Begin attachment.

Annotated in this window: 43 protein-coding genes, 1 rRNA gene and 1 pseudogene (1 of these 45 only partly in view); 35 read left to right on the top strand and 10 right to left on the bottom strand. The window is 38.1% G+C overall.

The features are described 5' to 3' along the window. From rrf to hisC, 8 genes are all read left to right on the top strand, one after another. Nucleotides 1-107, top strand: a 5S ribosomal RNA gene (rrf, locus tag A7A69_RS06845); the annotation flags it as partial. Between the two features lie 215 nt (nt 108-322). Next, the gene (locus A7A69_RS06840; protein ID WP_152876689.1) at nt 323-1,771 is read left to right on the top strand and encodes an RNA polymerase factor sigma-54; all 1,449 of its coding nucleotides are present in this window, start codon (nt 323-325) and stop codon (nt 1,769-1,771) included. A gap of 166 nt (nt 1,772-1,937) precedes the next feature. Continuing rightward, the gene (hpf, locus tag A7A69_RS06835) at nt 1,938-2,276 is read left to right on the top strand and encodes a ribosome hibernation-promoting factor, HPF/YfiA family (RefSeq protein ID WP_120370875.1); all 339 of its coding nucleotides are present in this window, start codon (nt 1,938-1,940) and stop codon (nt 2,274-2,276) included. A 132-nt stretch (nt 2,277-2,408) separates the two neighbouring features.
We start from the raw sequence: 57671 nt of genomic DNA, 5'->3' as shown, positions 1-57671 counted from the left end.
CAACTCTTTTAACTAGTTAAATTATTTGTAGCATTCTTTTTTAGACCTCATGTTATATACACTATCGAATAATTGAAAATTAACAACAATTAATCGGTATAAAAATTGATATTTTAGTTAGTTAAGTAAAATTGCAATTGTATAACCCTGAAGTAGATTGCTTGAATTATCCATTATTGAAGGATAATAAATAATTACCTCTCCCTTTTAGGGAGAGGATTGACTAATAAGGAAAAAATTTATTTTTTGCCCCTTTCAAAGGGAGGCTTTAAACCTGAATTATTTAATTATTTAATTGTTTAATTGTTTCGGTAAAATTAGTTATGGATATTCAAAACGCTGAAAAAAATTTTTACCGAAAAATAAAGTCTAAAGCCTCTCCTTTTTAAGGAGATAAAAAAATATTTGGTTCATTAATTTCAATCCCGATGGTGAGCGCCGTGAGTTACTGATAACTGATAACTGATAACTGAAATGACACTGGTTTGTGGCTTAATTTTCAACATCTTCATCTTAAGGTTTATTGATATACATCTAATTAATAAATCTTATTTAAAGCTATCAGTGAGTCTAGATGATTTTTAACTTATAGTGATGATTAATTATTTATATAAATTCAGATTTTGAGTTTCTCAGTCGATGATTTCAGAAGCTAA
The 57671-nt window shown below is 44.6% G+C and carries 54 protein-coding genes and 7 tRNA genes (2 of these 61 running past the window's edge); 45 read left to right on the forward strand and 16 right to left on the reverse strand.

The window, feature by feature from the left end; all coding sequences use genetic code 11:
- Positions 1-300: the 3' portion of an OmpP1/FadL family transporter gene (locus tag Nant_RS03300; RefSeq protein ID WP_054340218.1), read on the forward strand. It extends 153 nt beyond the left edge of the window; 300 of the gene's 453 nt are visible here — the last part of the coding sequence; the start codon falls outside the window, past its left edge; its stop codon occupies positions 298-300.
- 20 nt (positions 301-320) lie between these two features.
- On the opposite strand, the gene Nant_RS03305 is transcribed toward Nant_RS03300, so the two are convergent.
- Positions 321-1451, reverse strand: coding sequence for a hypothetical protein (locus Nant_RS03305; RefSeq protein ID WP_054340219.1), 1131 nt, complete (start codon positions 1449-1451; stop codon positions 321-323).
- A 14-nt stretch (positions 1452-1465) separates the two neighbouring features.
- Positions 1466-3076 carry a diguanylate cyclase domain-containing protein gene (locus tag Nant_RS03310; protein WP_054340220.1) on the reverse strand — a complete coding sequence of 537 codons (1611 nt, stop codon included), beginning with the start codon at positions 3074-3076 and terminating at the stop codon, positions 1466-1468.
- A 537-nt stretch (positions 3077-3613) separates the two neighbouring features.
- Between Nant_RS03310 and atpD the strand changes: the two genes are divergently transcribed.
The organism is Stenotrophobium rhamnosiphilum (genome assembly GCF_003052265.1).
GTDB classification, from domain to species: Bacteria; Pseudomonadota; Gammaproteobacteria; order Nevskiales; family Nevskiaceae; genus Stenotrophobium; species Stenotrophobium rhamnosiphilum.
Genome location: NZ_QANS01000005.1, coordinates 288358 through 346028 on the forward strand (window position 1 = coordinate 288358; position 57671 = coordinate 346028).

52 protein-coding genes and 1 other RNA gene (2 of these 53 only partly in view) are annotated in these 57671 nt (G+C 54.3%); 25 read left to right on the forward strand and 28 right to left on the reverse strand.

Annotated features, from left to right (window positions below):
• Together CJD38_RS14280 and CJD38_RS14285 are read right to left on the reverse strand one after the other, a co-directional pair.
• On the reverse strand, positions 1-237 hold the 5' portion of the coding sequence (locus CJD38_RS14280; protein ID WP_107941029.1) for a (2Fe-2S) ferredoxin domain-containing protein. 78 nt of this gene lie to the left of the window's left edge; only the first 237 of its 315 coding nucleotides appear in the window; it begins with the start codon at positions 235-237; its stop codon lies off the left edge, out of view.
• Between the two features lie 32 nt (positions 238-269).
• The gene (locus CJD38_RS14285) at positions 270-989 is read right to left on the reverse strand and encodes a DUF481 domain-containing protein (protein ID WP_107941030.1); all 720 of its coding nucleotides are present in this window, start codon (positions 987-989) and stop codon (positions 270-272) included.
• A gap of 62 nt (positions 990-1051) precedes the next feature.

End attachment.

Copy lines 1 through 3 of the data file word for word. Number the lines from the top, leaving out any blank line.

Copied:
Annotated in this window: 43 protein-coding genes, 1 rRNA gene and 1 pseudogene (1 of these 45 only partly in view); 35 read left to right on the top strand and 10 right to left on the bottom strand. The window is 38.1% G+C overall.

The features are described 5' to 3' along the window. From rrf to hisC, 8 genes are all read left to right on the top strand, one after another. Nucleotides 1-107, top strand: a 5S ribosomal RNA gene (rrf, locus tag A7A69_RS06845); the annotation flags it as partial. Between the two features lie 215 nt (nt 108-322). Next, the gene (locus A7A69_RS06840; protein ID WP_152876689.1) at nt 323-1,771 is read left to right on the top strand and encodes an RNA polymerase factor sigma-54; all 1,449 of its coding nucleotides are present in this window, start codon (nt 323-325) and stop codon (nt 1,769-1,771) included. A gap of 166 nt (nt 1,772-1,937) precedes the next feature. Continuing rightward, the gene (hpf, locus tag A7A69_RS06835) at nt 1,938-2,276 is read left to right on the top strand and encodes a ribosome hibernation-promoting factor, HPF/YfiA family (RefSeq protein ID WP_120370875.1); all 339 of its coding nucleotides are present in this window, start codon (nt 1,938-1,940) and stop codon (nt 2,274-2,276) included. A 132-nt stretch (nt 2,277-2,408) separates the two neighbouring features.
We start from the raw sequence: 57671 nt of genomic DNA, 5'->3' as shown, positions 1-57671 counted from the left end.